Active Seniors

Exercising to “get in shape”

Let’s face it in general most people are impatient when it comes to things like exercise. While we know exercise is good for our health, many people still view it as a tool to “get in shape”. However it is this goal that is probably responsible for the high percentage of people who start an exercise program and fail to stick with it.

How long does it take?

Changes in body shape and composition take time. Research looking at the time it takes for body changes shows that if you are doing four very hard exercise sessions a week, you can expect to see changes in around three months. For the average person who doesn’t exercise quite as hard or as much this translates to more like 6 months before noticeable differences start to appear.
Of course there are also various other factors such as your diet, health history and not to mention your starting point! While this may sound like grim news, here are some interesting and hopefully motivating facts that should keep you going. In just a mere 6 weeks of exercising, your body’s ability to transfer and use oxygen improves by somewhere between 50-100%! This is a substantial change for a relatively short space of time.
In fact, the positive health benefits associated with exercise kick in immediately after a single session of exercise! For 2 days after you exercise your blood sugar levels are already lower and after just a few exercise sessions insulin function improves. Again after just a few exercise sessions, the brain learns to better coordinate the nervous system which helps you get stronger well before the muscles physically change.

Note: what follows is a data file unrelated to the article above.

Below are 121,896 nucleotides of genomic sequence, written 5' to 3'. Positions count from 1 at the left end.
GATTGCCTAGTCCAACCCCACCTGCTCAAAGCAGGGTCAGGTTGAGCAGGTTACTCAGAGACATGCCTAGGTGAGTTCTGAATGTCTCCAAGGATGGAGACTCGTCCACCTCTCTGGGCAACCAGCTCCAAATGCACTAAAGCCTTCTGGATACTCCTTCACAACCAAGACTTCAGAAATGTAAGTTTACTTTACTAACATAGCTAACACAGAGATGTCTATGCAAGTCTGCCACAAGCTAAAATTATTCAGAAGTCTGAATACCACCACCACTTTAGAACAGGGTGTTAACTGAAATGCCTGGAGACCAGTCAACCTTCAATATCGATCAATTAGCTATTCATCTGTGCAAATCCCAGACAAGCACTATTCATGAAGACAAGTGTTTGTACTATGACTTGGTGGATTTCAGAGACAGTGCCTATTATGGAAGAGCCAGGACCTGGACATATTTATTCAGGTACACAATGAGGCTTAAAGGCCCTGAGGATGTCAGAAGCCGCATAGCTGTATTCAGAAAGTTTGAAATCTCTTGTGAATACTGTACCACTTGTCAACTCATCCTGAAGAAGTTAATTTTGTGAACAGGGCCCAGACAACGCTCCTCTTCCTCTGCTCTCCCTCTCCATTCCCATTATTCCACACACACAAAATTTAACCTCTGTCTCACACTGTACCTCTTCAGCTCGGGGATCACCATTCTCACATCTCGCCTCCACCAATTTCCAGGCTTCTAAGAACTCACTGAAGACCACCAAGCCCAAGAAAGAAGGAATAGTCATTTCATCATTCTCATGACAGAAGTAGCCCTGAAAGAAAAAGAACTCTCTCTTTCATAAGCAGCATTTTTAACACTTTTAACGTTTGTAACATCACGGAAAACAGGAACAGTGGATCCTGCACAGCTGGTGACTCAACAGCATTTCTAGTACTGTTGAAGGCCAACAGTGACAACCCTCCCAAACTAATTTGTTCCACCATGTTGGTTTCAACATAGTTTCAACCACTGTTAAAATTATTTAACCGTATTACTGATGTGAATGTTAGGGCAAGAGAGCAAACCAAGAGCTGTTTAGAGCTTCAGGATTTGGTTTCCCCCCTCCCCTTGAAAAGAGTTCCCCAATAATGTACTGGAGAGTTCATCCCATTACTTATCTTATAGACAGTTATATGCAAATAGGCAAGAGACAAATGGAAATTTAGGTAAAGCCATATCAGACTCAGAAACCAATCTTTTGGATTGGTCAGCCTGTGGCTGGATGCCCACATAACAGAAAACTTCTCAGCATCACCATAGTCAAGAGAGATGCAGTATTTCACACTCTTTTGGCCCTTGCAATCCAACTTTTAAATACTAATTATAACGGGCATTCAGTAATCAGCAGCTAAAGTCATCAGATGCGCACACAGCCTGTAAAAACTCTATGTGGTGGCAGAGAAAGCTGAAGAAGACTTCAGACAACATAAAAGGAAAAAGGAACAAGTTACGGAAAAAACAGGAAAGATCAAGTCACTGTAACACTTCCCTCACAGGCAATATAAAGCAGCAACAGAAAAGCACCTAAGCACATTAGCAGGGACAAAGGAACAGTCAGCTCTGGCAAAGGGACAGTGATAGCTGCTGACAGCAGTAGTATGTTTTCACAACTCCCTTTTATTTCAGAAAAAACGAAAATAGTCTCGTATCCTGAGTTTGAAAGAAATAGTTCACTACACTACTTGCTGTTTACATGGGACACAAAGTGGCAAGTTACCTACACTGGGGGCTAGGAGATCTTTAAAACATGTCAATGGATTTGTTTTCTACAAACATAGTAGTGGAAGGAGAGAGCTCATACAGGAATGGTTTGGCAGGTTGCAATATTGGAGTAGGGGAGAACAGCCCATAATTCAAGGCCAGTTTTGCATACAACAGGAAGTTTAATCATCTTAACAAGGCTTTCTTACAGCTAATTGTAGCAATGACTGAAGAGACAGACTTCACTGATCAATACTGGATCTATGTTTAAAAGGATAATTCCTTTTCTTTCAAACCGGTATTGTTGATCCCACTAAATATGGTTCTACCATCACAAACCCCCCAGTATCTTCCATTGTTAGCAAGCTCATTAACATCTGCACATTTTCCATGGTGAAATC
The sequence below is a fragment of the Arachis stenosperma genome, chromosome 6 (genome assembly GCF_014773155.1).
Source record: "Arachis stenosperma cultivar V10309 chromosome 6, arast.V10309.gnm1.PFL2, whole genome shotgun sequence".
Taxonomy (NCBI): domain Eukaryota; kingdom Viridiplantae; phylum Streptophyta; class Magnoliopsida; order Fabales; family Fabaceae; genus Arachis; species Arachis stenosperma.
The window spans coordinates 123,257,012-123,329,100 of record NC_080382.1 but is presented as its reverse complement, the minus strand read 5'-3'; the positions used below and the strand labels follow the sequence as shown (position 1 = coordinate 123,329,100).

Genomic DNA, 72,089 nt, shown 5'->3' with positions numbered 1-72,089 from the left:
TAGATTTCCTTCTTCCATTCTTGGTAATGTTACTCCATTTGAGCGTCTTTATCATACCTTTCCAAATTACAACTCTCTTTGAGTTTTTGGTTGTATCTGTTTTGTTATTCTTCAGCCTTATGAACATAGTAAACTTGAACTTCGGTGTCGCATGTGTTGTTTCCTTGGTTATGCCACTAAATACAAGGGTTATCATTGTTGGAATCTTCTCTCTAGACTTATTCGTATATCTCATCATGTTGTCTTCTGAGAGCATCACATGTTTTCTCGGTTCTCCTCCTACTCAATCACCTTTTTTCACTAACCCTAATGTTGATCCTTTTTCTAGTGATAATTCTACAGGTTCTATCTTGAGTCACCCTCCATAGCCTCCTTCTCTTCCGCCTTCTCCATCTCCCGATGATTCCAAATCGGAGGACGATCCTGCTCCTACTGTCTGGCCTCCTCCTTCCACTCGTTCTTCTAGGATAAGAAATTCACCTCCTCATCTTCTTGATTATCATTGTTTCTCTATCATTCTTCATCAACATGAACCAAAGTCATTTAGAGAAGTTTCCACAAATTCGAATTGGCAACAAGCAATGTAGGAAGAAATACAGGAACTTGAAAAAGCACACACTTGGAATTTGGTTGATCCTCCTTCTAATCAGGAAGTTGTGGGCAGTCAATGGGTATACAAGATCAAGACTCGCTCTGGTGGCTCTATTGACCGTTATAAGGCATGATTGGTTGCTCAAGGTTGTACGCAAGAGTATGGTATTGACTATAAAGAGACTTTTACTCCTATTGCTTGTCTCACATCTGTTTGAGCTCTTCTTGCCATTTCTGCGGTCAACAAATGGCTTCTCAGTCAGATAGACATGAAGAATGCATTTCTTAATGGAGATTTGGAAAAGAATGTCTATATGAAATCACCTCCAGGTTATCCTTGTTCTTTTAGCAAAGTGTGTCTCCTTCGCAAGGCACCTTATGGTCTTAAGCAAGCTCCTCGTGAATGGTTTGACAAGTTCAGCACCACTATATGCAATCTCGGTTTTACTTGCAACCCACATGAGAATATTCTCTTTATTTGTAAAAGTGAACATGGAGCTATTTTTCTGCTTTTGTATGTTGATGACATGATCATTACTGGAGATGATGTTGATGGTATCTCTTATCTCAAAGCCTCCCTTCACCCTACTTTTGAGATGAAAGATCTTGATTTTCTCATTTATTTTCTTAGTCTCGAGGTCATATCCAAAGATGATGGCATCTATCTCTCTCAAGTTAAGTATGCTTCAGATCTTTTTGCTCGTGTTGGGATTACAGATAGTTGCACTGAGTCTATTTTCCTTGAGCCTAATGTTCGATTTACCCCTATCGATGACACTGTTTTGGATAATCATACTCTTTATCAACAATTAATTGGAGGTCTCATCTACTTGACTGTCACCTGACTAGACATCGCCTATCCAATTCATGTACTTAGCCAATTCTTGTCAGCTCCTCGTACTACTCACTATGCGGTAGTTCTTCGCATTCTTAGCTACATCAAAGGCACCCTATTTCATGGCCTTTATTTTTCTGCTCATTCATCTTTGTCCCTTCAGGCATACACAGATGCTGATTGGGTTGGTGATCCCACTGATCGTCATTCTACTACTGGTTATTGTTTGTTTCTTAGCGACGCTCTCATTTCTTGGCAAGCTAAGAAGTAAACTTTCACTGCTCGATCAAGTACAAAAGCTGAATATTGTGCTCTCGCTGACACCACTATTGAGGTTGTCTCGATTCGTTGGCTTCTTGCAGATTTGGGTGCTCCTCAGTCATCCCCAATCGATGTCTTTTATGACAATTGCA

How much exercise do I need to do?

The good news as well is that every little bit helps. If you are currently not exercising and you even slightly increase your activity levels you reduce the negative health effects of inactivity by 30%. Increasing this further to the recommended levels -30 mins moderate exercise 5 days a week – boosts this reduction to a whopping 50%! Going beyond the recommendations has further benefits with the risk of developing diabetes, strokes, heart attacks, glaucoma, cataracts and macular degeneration reducing by up to 70%.

Take away messages

  1.  Exercise is a journey not a destination – it takes time but it is always worth it!
  2. Every little bit counts. Your body starts reaping the benefits  immediately
  3. Even in small amounts you can significantly reduce your risk of developing many chronic diseases
What are some of the positive changes you feel when you exercise?

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